Road Map

I just want a big neon arrow pointing at my life’s road map saying, “Go here next!”  I try to explain to the muses that I’m a little dense and I need loud clanging bells and whistles declaring, “this way, this way, this way!”

Sadly, life doesn’t come with obvious signs.  It comes with whispers and gentle pushes in the right direction.  If we are lucky, when I am lucky, I can sometimes, not always, pay attention long enough to find some of the signs.

Today, I got one.  Clicking around the internet, bored, I found ten rules of writing by British writer, Zadie Smith.  The rules are inspired by Elmore Leonard’s  10 rules of writing.  And they ring true and bright.  But who is this author, sadly, I did not know the name right off.

Reading about Zadie Smith’s life, I found my heart began to beat faster, her biography could be my own:

“As a child she was fond of tap dancing; as a teenager she considered a career as an actress in musical theatre; and as a university student she earned money as a jazz singer and wanted to become a journalist… Despite earlier ambitions, literature emerged as her principal interest and would provide a model for her future career.”

I get chills reading that again.  I took tap for 16 years, wanted to make my mark in musical theater, did a jaunt as a journalist in college and found that it was literature that has become my driving force in my later years.

It’s hope that comes from these rules and reading about an author new to me.  Hope that I’m going in the right direction, learning the lessons that need to be learned, getting there.

In the meantime,  here are her rules for writing by Zadie Smith as found on Brain Pickings:

  1. When still a child, make sure you read a lot of books. Spend more time doing this than anything else.
  2. When an adult, try to read your own work as a stranger would read it, or even better, as an enemy would.
  3. Don’t romanticise your ‘vocation’. You can either write good sentences or you can’t. There is no ‘writer’s lifestyle’. All that matters is what you leave on the page.
  4. Avoid your weaknesses. But do this without telling yourself that the things you can’t do aren’t worth doing. Don’t mask self-doubt with contempt.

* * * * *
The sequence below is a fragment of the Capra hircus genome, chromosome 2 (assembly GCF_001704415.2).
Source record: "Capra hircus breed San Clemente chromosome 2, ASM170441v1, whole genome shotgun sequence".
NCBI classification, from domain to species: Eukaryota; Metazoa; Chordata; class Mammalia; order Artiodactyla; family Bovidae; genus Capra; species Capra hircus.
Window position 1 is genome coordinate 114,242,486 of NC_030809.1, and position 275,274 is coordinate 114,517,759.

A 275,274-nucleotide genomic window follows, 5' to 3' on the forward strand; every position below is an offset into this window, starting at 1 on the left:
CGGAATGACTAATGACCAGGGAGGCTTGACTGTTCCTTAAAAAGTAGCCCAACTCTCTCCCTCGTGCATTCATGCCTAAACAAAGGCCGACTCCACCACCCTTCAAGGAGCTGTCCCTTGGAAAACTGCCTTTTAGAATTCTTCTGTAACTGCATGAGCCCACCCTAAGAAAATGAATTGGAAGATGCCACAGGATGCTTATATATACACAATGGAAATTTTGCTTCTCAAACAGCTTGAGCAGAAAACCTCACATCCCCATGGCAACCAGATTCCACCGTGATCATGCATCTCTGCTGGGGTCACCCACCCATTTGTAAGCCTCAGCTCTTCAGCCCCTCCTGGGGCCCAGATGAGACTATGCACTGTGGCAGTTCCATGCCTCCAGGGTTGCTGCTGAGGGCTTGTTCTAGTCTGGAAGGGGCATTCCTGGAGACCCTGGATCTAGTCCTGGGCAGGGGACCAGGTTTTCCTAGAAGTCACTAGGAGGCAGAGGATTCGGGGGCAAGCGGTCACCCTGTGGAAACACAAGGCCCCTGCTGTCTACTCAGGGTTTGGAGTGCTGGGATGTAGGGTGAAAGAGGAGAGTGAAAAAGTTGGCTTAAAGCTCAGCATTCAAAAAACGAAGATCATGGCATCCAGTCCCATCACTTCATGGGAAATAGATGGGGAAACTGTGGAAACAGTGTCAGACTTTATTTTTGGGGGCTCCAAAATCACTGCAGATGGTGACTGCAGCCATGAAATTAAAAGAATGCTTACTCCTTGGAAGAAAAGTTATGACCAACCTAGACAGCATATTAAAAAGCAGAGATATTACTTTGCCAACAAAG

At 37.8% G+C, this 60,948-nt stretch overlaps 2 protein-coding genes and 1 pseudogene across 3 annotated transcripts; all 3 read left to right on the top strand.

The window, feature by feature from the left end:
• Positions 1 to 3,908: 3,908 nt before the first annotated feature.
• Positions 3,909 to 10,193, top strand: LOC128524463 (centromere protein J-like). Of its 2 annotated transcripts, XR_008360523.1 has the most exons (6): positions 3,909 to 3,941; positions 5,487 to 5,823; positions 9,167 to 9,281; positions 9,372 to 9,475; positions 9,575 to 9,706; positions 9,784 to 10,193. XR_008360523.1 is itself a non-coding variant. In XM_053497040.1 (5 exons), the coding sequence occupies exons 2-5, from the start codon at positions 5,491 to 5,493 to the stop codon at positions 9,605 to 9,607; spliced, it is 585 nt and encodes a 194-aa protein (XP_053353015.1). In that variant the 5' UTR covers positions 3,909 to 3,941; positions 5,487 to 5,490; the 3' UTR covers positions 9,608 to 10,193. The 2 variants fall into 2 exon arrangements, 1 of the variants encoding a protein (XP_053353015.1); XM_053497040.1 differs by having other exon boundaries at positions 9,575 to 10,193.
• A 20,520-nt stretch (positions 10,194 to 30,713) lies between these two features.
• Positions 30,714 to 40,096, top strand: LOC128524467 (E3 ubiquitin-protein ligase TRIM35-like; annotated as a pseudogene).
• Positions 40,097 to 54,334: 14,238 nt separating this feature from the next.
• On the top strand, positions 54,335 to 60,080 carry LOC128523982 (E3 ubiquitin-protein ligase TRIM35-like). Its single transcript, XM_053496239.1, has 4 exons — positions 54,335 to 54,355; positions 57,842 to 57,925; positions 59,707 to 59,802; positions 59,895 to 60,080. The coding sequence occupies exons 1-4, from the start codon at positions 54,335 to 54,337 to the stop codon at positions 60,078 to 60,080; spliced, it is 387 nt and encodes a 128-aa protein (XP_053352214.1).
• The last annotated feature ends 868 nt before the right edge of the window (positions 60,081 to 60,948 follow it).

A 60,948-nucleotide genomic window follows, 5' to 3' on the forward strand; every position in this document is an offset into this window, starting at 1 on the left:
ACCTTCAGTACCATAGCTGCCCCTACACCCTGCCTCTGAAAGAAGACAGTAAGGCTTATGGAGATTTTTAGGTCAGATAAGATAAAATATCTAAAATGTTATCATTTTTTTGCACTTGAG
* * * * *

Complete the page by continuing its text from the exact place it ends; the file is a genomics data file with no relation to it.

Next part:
5. Leave a decent space of time between writing something and editing it.
  6. Avoid cliques, gangs, groups. The presence of a crowd won’t make your writing any better than it is.
  7. Work on a computer that is disconnected from the ­internet.
  8. Protect the time and space in which you write. Keep everybody away from it, even the people who are most important to you.
  9. Don’t confuse honours with achievement.
  10. Tell the truth through whichever veil comes to hand — but tell it. Resign yourself to the lifelong sadness that comes from never ­being satisfied.
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3 thoughts on “Road Map

  1. This is my brother’s “Instructor Statement” from the UCLA extension course he teaches in creative writing. I thought it kind of echoes the rules you wrote about. And I love the quote from James Joyce. 🙂

    Instructor Statement:
    My main goal as an instructor is to get each student to think like a writer, which means thinking through the senses. I believe that any student, no matter how talented they are, or how far along they are in their development, can be taught to care about language and to seek out those specific and luminous details that make a fictional character feel memorable and real. The best fiction writers are less concerned with being smart and profound, than with mastering the texture of everyday life. James Joyce summed this up one afternoon in Paris, when he agreed to sit for a portrait by a young Irish artist named Patrick Tuohy. Joyce put on his one good suit and sat for hours as Tuohy, trying to impress the now famous author of Ulysses, began to philosophize about the importance to the artist of capturing his subject’s soul. Joyce, bored out of his mind, finally stopped Tuohy and said, “Never mind my soul. Just be sure you get my tie right.”

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